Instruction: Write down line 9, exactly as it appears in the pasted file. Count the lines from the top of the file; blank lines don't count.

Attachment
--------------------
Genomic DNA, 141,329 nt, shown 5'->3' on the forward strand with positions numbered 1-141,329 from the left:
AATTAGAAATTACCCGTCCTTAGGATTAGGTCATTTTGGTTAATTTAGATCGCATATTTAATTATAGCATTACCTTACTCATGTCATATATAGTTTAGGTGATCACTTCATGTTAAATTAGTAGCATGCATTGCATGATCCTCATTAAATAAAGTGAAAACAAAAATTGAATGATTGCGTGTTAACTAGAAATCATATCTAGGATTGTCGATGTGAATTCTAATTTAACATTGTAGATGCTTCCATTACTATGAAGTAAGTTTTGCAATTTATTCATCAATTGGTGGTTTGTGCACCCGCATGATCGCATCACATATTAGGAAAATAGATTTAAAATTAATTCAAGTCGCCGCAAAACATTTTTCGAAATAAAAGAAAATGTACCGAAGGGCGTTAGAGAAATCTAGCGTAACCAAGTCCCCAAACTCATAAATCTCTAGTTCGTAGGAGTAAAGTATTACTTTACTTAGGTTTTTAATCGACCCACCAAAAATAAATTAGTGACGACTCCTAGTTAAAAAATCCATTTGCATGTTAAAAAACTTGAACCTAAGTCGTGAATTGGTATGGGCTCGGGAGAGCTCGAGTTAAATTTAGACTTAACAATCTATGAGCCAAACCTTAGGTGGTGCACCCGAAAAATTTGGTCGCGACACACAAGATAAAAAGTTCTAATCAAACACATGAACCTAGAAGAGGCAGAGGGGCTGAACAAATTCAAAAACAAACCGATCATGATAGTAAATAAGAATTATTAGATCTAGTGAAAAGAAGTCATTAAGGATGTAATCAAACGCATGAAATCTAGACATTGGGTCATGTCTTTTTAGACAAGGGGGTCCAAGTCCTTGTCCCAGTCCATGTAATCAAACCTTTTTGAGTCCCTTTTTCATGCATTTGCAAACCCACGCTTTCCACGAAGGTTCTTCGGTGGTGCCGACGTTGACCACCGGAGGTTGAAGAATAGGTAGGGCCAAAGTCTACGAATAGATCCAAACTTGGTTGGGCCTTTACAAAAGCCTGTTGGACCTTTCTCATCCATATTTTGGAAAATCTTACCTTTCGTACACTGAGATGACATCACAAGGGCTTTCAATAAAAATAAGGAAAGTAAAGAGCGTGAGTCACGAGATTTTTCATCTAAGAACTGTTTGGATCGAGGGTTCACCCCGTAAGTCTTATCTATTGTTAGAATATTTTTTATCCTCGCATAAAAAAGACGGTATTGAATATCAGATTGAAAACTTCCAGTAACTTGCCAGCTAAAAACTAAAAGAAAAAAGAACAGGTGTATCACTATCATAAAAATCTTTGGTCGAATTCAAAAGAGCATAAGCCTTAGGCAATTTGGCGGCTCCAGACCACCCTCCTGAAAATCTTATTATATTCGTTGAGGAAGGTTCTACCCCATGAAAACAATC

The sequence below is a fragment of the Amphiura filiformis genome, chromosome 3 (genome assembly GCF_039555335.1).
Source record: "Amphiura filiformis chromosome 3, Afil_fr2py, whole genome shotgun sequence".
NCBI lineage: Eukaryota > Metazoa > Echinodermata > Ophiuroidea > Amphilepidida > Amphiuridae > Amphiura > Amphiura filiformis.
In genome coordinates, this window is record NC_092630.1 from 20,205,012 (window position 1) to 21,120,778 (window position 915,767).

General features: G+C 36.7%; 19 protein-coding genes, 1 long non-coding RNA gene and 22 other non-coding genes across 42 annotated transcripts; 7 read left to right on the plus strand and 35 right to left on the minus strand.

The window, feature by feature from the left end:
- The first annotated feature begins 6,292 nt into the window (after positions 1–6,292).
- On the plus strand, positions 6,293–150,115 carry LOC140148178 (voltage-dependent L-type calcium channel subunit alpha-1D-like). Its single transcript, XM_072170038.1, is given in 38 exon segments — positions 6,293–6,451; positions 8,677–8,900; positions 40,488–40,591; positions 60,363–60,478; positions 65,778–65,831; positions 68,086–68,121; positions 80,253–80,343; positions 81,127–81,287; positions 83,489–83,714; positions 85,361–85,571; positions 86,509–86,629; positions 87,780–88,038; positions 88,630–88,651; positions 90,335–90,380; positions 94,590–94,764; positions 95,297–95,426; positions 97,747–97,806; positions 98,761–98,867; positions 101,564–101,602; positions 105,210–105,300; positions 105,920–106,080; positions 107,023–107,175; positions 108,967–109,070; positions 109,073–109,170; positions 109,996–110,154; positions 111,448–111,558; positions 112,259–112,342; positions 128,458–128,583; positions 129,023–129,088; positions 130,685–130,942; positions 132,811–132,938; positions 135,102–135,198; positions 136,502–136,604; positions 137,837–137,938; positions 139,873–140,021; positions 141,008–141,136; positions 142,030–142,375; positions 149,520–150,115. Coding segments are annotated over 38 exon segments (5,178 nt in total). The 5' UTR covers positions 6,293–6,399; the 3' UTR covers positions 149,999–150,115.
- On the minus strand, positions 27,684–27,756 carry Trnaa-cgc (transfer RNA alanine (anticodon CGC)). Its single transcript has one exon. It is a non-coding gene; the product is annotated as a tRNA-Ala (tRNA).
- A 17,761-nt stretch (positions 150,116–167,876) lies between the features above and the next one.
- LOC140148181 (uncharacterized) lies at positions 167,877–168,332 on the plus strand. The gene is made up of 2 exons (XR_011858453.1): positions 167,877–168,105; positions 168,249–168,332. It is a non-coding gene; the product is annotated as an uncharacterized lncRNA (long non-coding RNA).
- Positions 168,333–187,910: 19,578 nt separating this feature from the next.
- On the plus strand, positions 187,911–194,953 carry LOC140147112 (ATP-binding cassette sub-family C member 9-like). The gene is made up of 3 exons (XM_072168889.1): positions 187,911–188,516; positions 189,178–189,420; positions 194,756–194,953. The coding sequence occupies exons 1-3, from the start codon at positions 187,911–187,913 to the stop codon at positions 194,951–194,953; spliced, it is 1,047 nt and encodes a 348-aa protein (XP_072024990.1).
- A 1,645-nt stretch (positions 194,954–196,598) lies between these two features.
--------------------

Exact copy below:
- The first annotated feature begins 6,292 nt into the window (after positions 1–6,292).